Adam Levin playing La Primavera from Platero y Yo by Mario Castelnuovo-Tedesco (1895–1968) on a 2012 Jeffrey Elliott classical guitar. This comes via Guitar Salon International and their YouTube channel. One can never get enough of Tedesco’s excellent motivic writing and Levin’s energetic performance here.
Russian guitarist Valeria Galimova plays Quatre Pièces Brèves by Frank Martin (1890–1974). This comes via Guitar Magazine on Youtube via Moscow. The four movements are: I. Prelude; II. Air (2:25); III. Plainte (3:55); IV. Comme une Gigue (6:04).
If you’re interested about the history of this piece check out Hans Jonkers article summing up the Segovia interaction and eventual publication of the work and its variants. I’ve always loved the Martin pieces for their musical language and how he focuses on melody and motivic unity. Frank Martin was a Swiss composer, who lived a large part of his life in the Netherlands. He wrote Quatre pièces brèves in 1933 but also has some chamber music with guitar including this piece I’ve love to perform someday: Poèmes de la mort for for tenor, baritone, bass and 3 electric guitars (one is a bass guitar I believe).
Sheet Music via Amazon: Quatre pièces brèves
This beginner lesson for classical guitar covers 10 important lessons when learning classical guitar. This is a general overview lesson for beginner classical guitar but is also useful to intermediate students, see below for more specific topics. Find more lessons at the Lesson Archive Page. For free lessons, sheet music, and videos join the Email Newsletter. My free method book. Like these lessons? Consider supporting the site.10 Classical Guitar Lessons for Beginners
1. Reexamine your posture and hand positions – Small adjustments in a number of places in your set up can make a big difference. Beginners need to constantly reevaluate.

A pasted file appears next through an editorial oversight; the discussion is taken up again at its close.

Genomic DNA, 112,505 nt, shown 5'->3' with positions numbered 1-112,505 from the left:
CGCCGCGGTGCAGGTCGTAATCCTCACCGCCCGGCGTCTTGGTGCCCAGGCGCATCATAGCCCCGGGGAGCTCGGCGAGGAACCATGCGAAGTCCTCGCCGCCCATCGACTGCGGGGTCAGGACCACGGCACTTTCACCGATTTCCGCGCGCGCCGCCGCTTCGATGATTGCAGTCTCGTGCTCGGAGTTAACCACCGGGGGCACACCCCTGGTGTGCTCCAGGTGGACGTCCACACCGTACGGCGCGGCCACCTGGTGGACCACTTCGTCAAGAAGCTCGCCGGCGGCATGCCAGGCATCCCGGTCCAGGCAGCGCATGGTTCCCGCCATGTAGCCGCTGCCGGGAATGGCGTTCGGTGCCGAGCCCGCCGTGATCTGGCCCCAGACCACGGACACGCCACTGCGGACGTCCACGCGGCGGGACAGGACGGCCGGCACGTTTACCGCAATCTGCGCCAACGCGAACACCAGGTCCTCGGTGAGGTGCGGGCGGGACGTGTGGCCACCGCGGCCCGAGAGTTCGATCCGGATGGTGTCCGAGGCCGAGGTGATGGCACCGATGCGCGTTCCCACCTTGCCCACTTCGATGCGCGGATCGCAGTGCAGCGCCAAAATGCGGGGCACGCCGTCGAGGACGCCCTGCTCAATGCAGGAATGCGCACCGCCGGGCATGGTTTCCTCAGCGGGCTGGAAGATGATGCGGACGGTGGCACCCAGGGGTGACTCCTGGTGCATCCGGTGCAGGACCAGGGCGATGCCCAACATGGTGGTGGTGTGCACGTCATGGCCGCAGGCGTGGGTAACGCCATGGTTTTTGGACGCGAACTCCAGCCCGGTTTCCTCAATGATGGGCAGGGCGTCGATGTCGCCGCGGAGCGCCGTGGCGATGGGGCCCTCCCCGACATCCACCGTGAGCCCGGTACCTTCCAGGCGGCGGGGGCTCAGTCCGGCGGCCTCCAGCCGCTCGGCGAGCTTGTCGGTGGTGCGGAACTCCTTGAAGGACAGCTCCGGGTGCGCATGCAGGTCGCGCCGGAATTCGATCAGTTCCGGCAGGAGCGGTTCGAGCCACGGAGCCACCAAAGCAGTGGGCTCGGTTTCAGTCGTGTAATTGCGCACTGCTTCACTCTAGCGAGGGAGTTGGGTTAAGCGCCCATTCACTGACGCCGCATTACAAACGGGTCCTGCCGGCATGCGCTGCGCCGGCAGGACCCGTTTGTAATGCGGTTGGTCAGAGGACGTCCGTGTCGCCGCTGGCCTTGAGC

2. Consider ergonomics on classical guitar – Beginners and intermediate students should closely watch for strange contortions and anything that is not ergonomic. Using a mirror can help.
3. Practice very slowly – I’ve rarely encountered a student who practices as slowly as I think they should. Practicing ultra slowly will ensure you are playing with your best hand positions, sound, confidence, relaxation, accuracy, and more. Once you can play something well at a slow tempo, you can speed it up while keeping an eye on the quality level.
4. Play the melody on its own (keep it simple) – If you can’t play the melody nicely on its own, how can you play all the note? Learn to play the melody nice and legato first and introduce the rest of the notes after.
5. Dive deeper into musicality – Students can get super caught up in their own technique and progress but remember to strive for better phrasing, dynamic shaping, and overall musicality.
6. Quality practice and happiness – Making your practice sessions enjoyable will be key to long-term musical success and development. When experiencing difficulties, break up the piece or exercise into small manageable goals at a speed you can accomplish successfully. Even if you only play a few notes at a time, playing successfully will improve your skills and give you a feeling of accomplishment.